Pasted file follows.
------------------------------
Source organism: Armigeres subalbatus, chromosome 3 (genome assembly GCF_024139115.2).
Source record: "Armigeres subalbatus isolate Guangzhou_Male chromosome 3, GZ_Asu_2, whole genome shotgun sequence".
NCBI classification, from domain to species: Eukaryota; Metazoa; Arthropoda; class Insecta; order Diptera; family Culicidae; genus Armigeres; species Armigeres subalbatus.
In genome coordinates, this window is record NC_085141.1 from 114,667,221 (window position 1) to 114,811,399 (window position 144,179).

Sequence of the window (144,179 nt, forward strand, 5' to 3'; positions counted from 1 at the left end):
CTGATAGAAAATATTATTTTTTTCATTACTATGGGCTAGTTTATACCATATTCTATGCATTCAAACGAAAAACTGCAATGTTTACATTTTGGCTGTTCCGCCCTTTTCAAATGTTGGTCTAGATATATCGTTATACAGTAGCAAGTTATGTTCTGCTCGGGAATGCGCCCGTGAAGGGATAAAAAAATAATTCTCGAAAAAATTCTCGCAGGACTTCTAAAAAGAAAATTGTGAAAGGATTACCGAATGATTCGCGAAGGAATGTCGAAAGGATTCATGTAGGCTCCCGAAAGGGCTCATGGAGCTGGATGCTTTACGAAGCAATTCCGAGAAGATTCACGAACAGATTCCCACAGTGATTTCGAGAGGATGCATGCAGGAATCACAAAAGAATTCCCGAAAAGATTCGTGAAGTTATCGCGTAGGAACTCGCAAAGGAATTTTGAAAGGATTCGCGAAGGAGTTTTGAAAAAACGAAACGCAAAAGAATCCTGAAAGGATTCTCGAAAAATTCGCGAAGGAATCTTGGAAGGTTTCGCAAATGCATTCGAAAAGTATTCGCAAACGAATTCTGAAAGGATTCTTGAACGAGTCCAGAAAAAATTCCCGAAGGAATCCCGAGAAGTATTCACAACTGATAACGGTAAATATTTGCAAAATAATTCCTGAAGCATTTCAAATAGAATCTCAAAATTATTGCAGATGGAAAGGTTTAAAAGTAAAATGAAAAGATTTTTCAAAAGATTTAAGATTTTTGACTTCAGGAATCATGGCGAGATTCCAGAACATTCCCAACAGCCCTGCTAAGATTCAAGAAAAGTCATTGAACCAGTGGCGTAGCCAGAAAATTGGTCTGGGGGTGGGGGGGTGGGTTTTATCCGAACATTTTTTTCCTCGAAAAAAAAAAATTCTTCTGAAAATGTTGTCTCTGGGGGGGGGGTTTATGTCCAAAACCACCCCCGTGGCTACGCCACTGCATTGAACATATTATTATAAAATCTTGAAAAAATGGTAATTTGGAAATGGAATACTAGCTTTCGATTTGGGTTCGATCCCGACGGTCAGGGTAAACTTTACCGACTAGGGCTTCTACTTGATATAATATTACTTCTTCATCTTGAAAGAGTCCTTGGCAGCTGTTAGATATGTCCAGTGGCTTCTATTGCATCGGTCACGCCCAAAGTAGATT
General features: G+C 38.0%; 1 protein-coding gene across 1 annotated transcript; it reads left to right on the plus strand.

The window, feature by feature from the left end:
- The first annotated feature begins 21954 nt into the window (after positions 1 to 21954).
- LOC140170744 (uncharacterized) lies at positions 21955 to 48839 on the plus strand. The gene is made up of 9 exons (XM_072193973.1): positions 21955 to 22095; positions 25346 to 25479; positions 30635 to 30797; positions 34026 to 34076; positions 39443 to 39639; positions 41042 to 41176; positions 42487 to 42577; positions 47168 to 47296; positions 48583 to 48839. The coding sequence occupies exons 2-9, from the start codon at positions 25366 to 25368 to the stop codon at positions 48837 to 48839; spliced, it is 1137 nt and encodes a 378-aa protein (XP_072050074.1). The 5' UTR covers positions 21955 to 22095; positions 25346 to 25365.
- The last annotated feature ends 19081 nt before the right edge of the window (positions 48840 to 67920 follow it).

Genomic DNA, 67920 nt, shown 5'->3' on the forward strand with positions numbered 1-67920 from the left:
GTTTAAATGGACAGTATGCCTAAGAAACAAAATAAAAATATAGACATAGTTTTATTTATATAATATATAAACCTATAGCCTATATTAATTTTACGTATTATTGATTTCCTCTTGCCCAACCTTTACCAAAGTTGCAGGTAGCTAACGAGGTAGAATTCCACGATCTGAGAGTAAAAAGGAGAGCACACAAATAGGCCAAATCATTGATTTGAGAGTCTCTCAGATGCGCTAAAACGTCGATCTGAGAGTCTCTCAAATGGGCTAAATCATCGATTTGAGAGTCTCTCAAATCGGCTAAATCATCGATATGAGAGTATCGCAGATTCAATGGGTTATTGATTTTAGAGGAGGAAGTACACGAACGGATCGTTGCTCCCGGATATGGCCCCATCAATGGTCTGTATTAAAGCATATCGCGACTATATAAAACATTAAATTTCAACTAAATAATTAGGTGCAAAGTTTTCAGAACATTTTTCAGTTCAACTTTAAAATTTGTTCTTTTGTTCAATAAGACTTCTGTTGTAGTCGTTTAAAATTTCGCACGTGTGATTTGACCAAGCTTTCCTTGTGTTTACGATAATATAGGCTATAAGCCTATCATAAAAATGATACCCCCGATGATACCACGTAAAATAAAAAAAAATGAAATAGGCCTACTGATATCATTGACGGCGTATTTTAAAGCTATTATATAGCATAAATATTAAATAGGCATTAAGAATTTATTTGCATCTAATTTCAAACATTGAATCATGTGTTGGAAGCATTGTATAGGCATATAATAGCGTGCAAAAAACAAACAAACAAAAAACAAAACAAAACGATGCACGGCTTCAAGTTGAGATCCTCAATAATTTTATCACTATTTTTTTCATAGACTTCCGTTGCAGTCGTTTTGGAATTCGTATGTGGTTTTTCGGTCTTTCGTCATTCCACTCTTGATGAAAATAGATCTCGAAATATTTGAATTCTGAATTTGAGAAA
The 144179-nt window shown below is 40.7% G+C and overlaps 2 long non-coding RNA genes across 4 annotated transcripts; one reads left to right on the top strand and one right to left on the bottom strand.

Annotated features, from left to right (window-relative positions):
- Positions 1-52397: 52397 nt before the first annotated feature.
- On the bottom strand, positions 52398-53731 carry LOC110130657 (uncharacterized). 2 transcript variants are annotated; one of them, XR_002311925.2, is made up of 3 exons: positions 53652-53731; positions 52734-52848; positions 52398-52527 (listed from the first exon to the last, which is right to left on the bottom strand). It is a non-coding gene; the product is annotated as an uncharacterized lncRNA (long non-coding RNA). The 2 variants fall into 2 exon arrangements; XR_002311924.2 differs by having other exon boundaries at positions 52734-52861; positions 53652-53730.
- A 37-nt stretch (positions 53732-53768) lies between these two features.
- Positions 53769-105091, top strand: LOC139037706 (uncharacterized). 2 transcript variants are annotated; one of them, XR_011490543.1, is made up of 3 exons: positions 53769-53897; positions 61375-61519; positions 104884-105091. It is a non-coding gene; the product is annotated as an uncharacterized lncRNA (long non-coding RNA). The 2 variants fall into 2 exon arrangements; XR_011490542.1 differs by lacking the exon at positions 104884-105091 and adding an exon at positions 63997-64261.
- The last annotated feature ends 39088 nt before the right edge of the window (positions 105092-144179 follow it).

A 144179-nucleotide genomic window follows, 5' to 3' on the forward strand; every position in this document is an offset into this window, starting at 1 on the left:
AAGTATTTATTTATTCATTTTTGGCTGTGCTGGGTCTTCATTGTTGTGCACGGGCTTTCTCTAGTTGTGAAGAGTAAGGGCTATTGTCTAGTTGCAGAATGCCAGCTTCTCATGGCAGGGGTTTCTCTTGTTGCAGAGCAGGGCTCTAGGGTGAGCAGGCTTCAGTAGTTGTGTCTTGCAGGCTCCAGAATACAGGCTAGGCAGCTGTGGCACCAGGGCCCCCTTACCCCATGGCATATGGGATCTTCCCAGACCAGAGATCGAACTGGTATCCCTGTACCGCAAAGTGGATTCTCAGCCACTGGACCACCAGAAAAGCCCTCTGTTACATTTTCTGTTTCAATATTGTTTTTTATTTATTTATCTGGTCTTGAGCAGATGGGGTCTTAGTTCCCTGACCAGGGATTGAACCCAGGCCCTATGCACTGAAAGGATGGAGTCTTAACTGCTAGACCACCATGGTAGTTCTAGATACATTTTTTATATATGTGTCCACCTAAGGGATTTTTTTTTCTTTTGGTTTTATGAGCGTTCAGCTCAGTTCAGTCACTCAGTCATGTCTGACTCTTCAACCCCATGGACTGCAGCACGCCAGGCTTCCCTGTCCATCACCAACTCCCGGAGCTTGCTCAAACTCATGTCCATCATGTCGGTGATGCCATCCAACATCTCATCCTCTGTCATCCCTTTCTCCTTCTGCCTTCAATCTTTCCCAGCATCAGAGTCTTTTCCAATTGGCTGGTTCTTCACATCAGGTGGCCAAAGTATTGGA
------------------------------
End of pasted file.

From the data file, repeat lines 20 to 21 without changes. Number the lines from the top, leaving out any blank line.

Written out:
- The last annotated feature ends 39088 nt before the right edge of the window (positions 105092-144179 follow it).

A 144179-nucleotide genomic window follows, 5' to 3' on the forward strand; every position in this document is an offset into this window, starting at 1 on the left: